Tag Archives: blogger relations

FREE Using Social Media eBook

freeebookcover1After the past week’s distractions, I’ve been able to finalize a FREE eBook that compiles the Using Social Media Series into one easy-to-use guide. The previous posts included:

  

Again, the purpose of this eBook is to provide a quick guide for using social media. If you find this eBook valuable, please forward this to your friends, share on Facebook, retweet it or let me know what you think. I just ask that you provide attribution to the site.

 

Let me know what you think. I look forward to improving this moving forward.

 

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Using Social Media: Part 5 – Blogger Relations

Blogger Social 2008

Blogger Social 2008

 

This is the fifth post in a 6 part series on how I using social media. In this fifth installment, I discuss blogger relations.

 

“Blogger Outreach”

While I would consider blogs an integral part of any “traditional” public relations strategy, blogs are somewhat unique compared to reporters at traditional publications. Bloggers are writing to communicate their distinct perspective on a topic. And most are writing in addition to their day jobs.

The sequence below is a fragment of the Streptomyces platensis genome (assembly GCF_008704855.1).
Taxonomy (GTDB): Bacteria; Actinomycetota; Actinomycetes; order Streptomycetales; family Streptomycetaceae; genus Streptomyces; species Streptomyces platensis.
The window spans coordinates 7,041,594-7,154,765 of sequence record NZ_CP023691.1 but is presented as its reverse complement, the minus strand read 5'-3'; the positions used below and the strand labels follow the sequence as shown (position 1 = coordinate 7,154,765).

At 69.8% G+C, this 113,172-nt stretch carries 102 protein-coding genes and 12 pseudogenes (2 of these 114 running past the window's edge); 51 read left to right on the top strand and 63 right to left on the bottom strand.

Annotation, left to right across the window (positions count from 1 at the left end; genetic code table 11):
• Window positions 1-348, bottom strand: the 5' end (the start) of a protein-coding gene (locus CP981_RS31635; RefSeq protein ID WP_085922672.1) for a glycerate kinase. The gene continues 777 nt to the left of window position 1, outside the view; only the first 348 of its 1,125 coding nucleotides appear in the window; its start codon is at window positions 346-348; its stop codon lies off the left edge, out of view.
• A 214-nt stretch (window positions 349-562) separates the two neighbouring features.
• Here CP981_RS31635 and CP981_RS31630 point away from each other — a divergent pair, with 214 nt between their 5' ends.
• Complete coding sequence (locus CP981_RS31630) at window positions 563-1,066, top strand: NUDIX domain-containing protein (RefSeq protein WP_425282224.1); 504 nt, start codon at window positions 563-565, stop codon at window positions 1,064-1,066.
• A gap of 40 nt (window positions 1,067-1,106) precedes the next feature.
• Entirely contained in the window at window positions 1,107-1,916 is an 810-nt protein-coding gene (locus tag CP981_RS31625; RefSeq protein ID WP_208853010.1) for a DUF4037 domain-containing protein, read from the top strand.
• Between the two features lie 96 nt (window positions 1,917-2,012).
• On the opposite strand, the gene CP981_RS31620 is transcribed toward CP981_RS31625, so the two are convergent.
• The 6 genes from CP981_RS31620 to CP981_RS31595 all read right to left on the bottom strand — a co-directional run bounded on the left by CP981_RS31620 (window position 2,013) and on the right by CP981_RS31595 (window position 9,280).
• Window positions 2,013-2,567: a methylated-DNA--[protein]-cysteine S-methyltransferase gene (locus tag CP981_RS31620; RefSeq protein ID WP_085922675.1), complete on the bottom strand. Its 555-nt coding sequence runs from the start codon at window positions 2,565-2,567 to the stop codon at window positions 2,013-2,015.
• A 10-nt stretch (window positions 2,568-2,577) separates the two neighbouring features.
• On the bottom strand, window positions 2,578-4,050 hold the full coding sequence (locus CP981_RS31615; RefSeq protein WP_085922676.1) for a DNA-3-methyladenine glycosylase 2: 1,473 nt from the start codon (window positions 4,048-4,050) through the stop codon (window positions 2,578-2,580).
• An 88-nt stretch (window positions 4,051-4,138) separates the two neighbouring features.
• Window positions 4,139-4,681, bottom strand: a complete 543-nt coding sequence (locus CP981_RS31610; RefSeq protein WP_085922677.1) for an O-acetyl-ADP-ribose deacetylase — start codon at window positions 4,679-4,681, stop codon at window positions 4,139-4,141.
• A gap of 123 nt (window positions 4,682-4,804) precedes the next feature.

I previously wrote a guest post for WebMarketCentral on PR and Blogging Outreach: 8 Practical Tips. Since writing the post in September of 2007, I believe many of the pointers are still valid. I’ve reviewed what I wrote and updated based on what I’ve learned over the past year:

 

  • Bloggers are not journalists: Bloggers write because they are passionate about the topic. Journalists write as a job and part of that job is receiving tons of emails and calls from folks like me. Most bloggers don’t come from the traditional reporter background so treating them as such can backfire.

  • Familiarize yourself with the blogger: Previously, I would have recommended reading the blog. However, I realize it’s more reading past posts. It’s about familiarizing yourself with the blogger. What has the blogger written in the past, what is the tone and what is the person’s background. I would even recommend googling the person to learn about the person’s online reputation. Go to LinkedIn and see if there is a profile on the blogger (Note: do this with reporters and freelance writers as well). There is a wealth of information on the person’s background. Take advantage of it.